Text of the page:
The Surveillance Project

5900 Wilshire Blvd., Los Angeles, California
November 13, 2011 - November 23, 2011

While the Cold War in Eastern Europe is in a geographic and even historic sense a long way from here, its legacy is global and relevant. Then, as now, entrenched social, cultural, and political systems were subverted from below and within.

The unblinking eye over today’s conflict zones has its origins in the surveillance technology that emerged in the Cold War-era as a dutiful aid to intelligence operatives, those individuals who assimilated themselves into the culture of their enemy and passed along secrets. Western agencies were watching the east as under the watchful eye of the KGB, the USSR created a particularly sinister climate of fear and political oppression. Yet the KGB, which employed one agent per 583 Soviet citizens, was dwarfed in its efforts by the East German model in which one Stasi agent observed 166 individuals.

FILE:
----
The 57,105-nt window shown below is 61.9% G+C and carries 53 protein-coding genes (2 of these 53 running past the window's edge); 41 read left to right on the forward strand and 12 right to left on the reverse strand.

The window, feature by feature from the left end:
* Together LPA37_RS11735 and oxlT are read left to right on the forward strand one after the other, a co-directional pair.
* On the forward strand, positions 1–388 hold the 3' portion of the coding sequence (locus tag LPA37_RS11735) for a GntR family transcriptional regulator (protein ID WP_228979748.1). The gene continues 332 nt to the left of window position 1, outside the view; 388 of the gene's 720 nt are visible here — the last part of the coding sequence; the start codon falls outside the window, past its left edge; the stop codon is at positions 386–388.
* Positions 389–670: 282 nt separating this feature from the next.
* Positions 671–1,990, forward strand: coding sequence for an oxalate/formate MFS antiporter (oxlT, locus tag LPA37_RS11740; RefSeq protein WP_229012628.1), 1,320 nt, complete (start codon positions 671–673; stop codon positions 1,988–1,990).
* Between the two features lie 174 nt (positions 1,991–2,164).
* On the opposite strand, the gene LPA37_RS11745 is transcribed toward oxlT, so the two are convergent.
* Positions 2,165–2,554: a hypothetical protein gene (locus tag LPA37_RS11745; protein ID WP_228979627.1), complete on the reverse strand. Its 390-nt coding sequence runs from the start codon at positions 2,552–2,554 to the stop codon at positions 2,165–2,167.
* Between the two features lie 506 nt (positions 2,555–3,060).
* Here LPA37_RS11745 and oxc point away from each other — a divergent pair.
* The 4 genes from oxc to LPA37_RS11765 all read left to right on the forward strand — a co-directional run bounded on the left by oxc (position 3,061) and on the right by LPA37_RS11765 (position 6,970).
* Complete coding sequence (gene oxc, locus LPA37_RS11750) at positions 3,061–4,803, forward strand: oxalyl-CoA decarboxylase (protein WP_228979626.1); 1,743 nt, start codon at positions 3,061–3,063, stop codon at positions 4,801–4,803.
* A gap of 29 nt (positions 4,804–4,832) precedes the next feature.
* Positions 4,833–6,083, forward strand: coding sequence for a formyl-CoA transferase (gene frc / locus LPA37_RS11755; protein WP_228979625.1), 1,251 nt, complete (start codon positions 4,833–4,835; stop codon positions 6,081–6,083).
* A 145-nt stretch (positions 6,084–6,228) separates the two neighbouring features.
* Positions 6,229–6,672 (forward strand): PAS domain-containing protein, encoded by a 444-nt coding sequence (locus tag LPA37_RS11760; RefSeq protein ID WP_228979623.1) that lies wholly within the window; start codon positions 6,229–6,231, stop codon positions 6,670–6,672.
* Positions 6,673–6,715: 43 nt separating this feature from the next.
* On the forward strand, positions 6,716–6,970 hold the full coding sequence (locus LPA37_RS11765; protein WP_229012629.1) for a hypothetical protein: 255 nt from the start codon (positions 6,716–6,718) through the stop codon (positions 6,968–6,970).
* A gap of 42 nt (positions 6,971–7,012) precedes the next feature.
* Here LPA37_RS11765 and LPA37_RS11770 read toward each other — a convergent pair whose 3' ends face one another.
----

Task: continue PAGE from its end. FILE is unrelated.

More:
The exhibition presented here features an assortment of communications and surveillance equipment from the Soviet Union, and East and West Germany. It carries the aesthetic and design and function of another time.

However, surveillance did not stop with the fall of the Berlin Wall or the end of the Cold War. Its ubiquity and pervasiveness continue, albeit in new and often hidden forms through new technologies which allow governments and corporations to keep tabs on their citizens and consumer subjects. A recent CIA report estimates that American intelligence agencies monitor as many as five million words a day from foreign radio broadcasts alone. Conservatively, London has an unprecedented 4.2 million closed-circuit television cameras (CCTVs), approximately one for every fourteen residents.

All this indicates that the lines have blurred between the observer and the observed, security and liberty, transparency and privacy, citizen and the state, convenience and offensiveness, necessity and intrusion. Surveillance, in all forms, is now part of our everyday life. We are watched as much as we watch others. Social media, photography, and technological advancement break down the old paradigm of government versus the people. In contemporary society these new types of covert observation have become routine and normal. They have broad implications for our lives in a democracy or at least our perceptions of it, something that this installation aims to explore.

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